There are three types of pruning shears.

  • Bypass pruners: When people think of pruning shears, they probably envision bypass pruners. These have two curved blades that bypass each other to cut a live branch.
  • Anvil pruners: Comparatively, anvil pruners have two blades that don’t pass each other and are best for cleanly cutting dead branches.
  • Ratchet pruners: Ratchet pruners are very similar in design and function to bypass pruners but are easier for people with sensitive wrists to use.

We suggest having a pair of bypass and anvil pruners in your arborist tool collection for best practices.


Loppers are like larger pruning shears. Their thicker blades make them well-suited to tackle thicker and bigger branches, usually up to 2.5 inches in diameter.

Loppers also have larger, longer handles that require both hands to use. The larger size gives loppers their strength, and they can also reach higher branches than pruning shears.

Like pruning shears, loppers are also available in anvil, bypass and ratchet styles.


When considering tree saws, there are a few different styles designed for various tasks. For example, a traditional wood saw is for cutting firewood. Pruning saws are sharper than other wood saw types and are meant for cleanly cutting live branches.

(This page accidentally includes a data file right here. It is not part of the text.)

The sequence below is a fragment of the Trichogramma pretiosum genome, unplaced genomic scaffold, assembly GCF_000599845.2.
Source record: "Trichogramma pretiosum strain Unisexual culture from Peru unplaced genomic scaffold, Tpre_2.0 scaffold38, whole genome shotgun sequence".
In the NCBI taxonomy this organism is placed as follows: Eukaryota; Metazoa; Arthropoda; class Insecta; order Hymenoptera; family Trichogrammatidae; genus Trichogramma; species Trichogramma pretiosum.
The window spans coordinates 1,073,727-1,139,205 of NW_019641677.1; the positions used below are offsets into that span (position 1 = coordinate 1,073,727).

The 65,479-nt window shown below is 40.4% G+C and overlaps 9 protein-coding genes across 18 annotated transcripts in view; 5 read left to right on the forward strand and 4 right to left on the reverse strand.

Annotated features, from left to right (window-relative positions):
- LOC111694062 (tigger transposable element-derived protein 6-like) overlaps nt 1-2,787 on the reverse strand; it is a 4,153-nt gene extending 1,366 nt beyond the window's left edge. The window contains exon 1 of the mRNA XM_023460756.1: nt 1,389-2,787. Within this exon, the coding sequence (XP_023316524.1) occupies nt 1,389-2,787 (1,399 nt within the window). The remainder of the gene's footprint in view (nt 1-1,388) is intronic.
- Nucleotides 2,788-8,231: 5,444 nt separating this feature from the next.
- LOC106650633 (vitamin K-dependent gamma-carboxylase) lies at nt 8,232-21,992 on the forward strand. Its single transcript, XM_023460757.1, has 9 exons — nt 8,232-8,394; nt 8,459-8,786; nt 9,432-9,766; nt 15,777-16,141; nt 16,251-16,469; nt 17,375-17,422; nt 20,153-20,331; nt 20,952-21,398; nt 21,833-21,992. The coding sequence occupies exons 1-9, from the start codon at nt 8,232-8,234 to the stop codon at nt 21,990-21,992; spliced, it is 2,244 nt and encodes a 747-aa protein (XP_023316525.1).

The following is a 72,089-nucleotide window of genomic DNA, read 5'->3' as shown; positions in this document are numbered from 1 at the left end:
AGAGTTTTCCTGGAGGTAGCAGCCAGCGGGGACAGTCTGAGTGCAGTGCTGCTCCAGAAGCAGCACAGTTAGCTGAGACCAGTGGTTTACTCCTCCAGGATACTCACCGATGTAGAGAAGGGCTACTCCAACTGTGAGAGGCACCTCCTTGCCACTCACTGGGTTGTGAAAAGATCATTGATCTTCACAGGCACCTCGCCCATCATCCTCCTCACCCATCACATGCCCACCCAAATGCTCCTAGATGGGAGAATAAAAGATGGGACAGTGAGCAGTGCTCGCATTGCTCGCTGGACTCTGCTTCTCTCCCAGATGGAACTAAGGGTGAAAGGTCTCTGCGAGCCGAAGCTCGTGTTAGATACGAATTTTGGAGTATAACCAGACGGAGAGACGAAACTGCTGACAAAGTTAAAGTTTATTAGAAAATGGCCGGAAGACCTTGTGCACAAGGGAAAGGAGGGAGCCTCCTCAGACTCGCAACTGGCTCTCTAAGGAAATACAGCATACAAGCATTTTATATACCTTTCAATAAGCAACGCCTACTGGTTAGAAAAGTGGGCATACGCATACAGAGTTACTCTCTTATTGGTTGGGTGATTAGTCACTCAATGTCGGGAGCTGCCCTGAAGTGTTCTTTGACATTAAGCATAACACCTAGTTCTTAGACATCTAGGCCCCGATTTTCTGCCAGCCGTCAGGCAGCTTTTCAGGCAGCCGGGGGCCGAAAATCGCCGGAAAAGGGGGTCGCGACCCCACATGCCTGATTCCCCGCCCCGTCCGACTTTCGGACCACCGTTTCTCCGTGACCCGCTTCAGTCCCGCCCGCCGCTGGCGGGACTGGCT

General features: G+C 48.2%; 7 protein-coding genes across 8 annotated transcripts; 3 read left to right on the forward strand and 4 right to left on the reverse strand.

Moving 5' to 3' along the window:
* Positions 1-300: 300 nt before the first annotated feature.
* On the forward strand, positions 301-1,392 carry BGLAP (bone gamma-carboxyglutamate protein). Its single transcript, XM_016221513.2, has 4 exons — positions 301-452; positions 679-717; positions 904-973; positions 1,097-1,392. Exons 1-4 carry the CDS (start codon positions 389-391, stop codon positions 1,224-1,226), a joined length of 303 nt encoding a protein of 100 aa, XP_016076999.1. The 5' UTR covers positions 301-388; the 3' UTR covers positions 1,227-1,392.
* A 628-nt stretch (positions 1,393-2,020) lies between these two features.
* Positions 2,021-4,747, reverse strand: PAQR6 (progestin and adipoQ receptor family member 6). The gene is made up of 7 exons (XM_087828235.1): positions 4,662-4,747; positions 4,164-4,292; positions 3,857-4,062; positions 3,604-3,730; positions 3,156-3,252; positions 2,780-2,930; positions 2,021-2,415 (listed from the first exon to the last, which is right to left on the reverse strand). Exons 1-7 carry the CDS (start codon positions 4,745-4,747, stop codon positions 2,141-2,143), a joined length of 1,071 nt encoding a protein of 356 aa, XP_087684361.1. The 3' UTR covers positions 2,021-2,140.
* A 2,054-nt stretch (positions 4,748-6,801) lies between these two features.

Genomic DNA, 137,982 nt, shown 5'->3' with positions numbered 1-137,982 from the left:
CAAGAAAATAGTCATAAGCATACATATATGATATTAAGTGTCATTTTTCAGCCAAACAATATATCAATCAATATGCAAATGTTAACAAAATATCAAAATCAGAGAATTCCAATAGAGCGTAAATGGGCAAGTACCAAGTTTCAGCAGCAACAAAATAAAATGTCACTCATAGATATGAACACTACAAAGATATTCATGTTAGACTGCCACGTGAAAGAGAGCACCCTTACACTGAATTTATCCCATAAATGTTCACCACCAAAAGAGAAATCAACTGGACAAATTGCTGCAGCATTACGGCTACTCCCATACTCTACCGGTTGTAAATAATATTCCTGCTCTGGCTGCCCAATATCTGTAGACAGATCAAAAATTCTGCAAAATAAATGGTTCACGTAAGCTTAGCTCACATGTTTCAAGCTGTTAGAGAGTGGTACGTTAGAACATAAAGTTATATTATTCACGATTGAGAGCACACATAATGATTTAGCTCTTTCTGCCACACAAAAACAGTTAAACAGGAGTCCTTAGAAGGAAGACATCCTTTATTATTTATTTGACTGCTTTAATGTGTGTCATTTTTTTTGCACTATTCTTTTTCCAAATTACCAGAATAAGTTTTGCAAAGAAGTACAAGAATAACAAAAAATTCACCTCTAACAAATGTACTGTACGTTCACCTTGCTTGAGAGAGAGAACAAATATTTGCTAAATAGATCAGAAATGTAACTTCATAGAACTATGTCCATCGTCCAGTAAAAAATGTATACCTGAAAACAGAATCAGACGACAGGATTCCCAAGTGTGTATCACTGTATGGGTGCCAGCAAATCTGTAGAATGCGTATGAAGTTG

Use a pruning saw rather than pruning shears when working with longer or thicker branches. Pruning saws are suitable for branches anywhere from 1.5 to 5 inches thick, and it’s best to use them when practicing the three-step method we outlined earlier.


For your safety, we recommend sticking with the professionals for tree branches out of your reach. But, if you’ve decided to take a DIY approach to pruning these branches, use a pole saw and pruner.

Pole saws and pruners are two-in-one saws and pruners, as you may have guessed, but they have a much longer handle to reach 8 feet high or higher. They’re also available in electric options to make pruning easier.


After your pruning session, you’ll notice your tools are a bit messy, especially if you are cutting live branches. Tree sap sticks to pruning tools’ metal blades, and if you neglect to clean it off, it can make your pruners dull and sticky.

Also, because the blades are metal, they will rust if exposed to rain or moist climates. Because of this, we recommend keeping your tools inside and thoroughly wiping off any moisture after removing all traces of sap.


Do you prefer to rely on professionals to know when to trim trees to ensure they thrive in every season? Contact DRAGONETTI BROTHERS TREE REMOVAL, and we’ll take care of it for you. Whether for residential or commercial purposes, there’s no project too big or too small!

Our arborists are detail-oriented, with customer satisfaction at the core of everything we do.

Contact us today for a free tree pruning estimate. We’ll work with you to answer any questions or concerns you might have, and our arborists will respond promptly with a reliable solution.